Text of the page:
Many foodies recommend brining the bird (a technique akin to marinating), believing it to be the ticket to a juicy, full-flavored turkey. While the practice does have its detractors, brining is steadily gaining popularity.
Turkey is a relatively lean bird, particularly the breast meat, meaning that it doesn’t have a lot of fat to help keep the meat from becoming dry and tough. This is where brining comes in. A brine is a very basic solution of water and salt, and by giving a turkey a long and luxurious dunk in this solution, you can actually coax a bit more moisture and flavor into the meat, hopefully making the turkey super juicy and extra flavorful.
During brining, the turkey absorbs extra moisture, which in turn helps it stay more moist and juicy both during and after cooking. Since the turkey absorbs salt along with the water, it also gets nicely seasoned from the inside out. Even better, the salt breaks down some of the turkey’s muscle proteins, which helps with the overall moisture absorption and also prevents the meat from toughening up quite so much during cooking.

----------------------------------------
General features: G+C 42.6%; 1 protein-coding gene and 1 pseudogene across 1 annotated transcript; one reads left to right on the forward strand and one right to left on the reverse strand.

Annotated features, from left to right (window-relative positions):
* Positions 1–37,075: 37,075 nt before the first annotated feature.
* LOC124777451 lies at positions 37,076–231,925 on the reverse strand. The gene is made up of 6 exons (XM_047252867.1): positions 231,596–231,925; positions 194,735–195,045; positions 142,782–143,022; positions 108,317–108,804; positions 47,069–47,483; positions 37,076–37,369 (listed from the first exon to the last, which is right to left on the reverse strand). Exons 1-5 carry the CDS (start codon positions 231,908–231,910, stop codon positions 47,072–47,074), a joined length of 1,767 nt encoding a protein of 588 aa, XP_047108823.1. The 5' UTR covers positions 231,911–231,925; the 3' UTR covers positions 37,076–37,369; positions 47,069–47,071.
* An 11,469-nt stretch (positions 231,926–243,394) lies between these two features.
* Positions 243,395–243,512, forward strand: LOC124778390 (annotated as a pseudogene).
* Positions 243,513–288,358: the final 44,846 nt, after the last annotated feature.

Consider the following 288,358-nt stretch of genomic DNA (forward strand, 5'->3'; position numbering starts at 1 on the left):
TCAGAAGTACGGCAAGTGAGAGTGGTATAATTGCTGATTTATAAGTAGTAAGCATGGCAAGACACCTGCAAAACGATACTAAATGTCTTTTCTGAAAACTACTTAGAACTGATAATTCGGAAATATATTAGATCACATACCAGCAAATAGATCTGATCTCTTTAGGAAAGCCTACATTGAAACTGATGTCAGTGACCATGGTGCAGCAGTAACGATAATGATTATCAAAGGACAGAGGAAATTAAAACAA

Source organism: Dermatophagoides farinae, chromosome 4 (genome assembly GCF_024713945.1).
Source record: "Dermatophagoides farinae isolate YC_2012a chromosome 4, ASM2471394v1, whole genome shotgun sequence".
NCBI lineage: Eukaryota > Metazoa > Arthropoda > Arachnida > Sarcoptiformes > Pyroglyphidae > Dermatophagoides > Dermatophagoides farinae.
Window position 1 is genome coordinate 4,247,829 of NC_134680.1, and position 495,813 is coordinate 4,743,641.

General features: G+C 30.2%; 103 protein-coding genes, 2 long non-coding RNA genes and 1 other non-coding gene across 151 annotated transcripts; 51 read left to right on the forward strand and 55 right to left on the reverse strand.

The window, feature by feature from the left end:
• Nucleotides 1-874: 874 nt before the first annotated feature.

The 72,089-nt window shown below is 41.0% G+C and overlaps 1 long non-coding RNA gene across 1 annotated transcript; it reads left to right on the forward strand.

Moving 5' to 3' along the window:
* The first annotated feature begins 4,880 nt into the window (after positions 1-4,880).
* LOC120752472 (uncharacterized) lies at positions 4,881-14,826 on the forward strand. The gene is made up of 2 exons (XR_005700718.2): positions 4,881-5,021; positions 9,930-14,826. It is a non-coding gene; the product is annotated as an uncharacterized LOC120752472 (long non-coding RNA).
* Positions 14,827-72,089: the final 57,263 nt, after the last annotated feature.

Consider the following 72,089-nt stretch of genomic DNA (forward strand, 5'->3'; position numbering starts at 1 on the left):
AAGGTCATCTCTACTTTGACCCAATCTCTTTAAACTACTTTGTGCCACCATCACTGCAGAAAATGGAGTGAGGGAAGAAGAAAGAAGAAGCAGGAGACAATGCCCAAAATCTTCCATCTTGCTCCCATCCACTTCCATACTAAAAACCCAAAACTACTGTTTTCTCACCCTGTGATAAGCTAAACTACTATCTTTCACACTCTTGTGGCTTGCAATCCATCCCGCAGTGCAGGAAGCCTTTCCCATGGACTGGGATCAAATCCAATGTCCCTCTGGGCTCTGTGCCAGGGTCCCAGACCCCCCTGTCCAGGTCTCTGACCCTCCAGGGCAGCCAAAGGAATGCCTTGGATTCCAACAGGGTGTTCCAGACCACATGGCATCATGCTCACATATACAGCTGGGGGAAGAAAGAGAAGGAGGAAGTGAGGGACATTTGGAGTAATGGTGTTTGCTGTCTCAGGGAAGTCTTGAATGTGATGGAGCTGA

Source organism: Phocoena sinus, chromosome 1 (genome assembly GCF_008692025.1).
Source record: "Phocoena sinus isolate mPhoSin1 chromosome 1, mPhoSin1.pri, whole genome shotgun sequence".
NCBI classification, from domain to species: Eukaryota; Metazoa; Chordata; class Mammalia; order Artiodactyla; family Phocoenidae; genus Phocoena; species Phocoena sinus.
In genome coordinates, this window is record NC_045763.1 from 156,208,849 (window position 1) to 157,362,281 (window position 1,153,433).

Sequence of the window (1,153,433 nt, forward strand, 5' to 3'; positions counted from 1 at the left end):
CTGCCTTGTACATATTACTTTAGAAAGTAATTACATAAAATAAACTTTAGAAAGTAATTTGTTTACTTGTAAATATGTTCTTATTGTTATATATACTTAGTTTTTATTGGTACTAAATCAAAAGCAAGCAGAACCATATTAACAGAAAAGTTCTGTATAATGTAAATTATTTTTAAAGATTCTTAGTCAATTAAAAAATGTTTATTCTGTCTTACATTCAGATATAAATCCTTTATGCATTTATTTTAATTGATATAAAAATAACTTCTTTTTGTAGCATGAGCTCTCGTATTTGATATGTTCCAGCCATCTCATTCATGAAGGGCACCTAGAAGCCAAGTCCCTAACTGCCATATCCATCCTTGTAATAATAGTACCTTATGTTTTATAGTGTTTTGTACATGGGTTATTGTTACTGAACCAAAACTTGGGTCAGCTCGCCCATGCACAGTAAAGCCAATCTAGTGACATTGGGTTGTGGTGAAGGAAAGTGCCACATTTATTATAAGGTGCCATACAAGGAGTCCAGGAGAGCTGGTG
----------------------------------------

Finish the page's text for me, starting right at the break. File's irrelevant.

The pros: Brining is a simple way to add flavor and smells delicious.
The cons: The process takes up a lot of space and can be time-intensive, as it requires advance planning and action.
To brine, begin with a completely thawed turkey. The night before roasting, remove the giblets and rinse the bird inside and out. Prepare your brine recipe, making sure all of the salt that your recipe calls for is dissolved in the liquid. If the instructions call for heating the brine, let it cool to room temperature before beginning the bird’s bath. Once you have determined where the brining process will take place — a brining bag, large container, refrigerator drawer or other recommended vessel — place the turkey breast down and completely submerge the bird.
Most recommendations call for brining one hour for every pound the turkey weighs. Remove the turkey from the brine after the allotted time, and rinse and pat it dry with paper towels. Cook the turkey as desired.
The brine mixture can be a simple combination of water, salt and possibly sugar, while other recipes might call for additional ingredients and spices.
Some people choose to dry-brine their turkey — rub it with salt, basically. In that situation, salt draws the meat’s juices to the surface of the bird. The juices then mix with the salt, forming a brine that is then reabsorbed by the meat.
If you’re nervous about overcooking your turkey and winding up with a platter of dry turkey meat on your table, think of brining as your insurance. A brined bird will stay juicy and taste good even if you overshoot the cooking time a little, and that’s one less thing you’ll need to worry about during your holiday meal.